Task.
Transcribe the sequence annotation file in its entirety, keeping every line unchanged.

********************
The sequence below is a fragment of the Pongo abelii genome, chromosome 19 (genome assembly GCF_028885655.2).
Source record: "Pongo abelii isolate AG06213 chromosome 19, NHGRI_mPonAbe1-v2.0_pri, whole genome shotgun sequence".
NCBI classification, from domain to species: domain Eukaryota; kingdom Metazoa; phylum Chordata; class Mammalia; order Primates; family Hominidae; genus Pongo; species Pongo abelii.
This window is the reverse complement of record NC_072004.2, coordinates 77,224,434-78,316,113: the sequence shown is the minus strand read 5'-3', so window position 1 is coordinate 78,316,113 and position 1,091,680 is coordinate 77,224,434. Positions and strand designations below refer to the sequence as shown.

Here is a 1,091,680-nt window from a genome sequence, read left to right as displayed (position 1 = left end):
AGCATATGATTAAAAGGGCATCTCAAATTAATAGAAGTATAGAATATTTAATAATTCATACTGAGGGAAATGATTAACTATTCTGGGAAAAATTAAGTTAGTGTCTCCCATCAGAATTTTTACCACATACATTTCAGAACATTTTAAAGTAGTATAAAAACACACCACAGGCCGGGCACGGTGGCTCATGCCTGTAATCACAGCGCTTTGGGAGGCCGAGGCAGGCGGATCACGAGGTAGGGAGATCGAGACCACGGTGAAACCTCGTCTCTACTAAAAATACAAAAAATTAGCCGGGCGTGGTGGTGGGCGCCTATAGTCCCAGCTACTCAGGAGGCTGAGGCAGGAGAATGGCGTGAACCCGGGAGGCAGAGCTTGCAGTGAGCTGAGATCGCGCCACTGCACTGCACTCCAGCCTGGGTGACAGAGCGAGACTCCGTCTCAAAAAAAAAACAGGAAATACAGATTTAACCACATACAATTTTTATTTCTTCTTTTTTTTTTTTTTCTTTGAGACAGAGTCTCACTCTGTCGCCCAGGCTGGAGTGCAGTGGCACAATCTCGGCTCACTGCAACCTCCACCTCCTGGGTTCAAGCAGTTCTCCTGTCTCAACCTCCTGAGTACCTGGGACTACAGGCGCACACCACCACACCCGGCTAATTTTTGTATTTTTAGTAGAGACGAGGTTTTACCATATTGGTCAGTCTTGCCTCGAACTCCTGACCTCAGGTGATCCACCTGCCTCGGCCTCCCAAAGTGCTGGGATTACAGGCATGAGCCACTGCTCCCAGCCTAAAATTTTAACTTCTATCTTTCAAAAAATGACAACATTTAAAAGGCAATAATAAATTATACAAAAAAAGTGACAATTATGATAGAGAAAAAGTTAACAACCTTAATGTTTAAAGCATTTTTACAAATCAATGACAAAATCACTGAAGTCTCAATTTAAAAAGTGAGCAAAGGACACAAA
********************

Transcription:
The sequence below is a fragment of the Pongo abelii genome, chromosome 19 (genome assembly GCF_028885655.2).
Source record: "Pongo abelii isolate AG06213 chromosome 19, NHGRI_mPonAbe1-v2.0_pri, whole genome shotgun sequence".
NCBI classification, from domain to species: domain Eukaryota; kingdom Metazoa; phylum Chordata; class Mammalia; order Primates; family Hominidae; genus Pongo; species Pongo abelii.
This window is the reverse complement of record NC_072004.2, coordinates 77,224,434-78,316,113: the sequence shown is the minus strand read 5'-3', so window position 1 is coordinate 78,316,113 and position 1,091,680 is coordinate 77,224,434. Positions and strand designations below refer to the sequence as shown.

Here is a 1,091,680-nt window from a genome sequence, read left to right as displayed (position 1 = left end):
AGCATATGATTAAAAGGGCATCTCAAATTAATAGAAGTATAGAATATTTAATAATTCATACTGAGGGAAATGATTAACTATTCTGGGAAAAATTAAGTTAGTGTCTCCCATCAGAATTTTTACCACATACATTTCAGAACATTTTAAAGTAGTATAAAAACACACCACAGGCCGGGCACGGTGGCTCATGCCTGTAATCACAGCGCTTTGGGAGGCCGAGGCAGGCGGATCACGAGGTAGGGAGATCGAGACCACGGTGAAACCTCGTCTCTACTAAAAATACAAAAAATTAGCCGGGCGTGGTGGTGGGCGCCTATAGTCCCAGCTACTCAGGAGGCTGAGGCAGGAGAATGGCGTGAACCCGGGAGGCAGAGCTTGCAGTGAGCTGAGATCGCGCCACTGCACTGCACTCCAGCCTGGGTGACAGAGCGAGACTCCGTCTCAAAAAAAAAACAGGAAATACAGATTTAACCACATACAATTTTTATTTCTTCTTTTTTTTTTTTTTCTTTGAGACAGAGTCTCACTCTGTCGCCCAGGCTGGAGTGCAGTGGCACAATCTCGGCTCACTGCAACCTCCACCTCCTGGGTTCAAGCAGTTCTCCTGTCTCAACCTCCTGAGTACCTGGGACTACAGGCGCACACCACCACACCCGGCTAATTTTTGTATTTTTAGTAGAGACGAGGTTTTACCATATTGGTCAGTCTTGCCTCGAACTCCTGACCTCAGGTGATCCACCTGCCTCGGCCTCCCAAAGTGCTGGGATTACAGGCATGAGCCACTGCTCCCAGCCTAAAATTTTAACTTCTATCTTTCAAAAAATGACAACATTTAAAAGGCAATAATAAATTATACAAAAAAAGTGACAATTATGATAGAGAAAAAGTTAACAACCTTAATGTTTAAAGCATTTTTACAAATCAATGACAAAATCACTGAAGTCTCAATTTAAAAAGTGAGCAAAGGACACAAA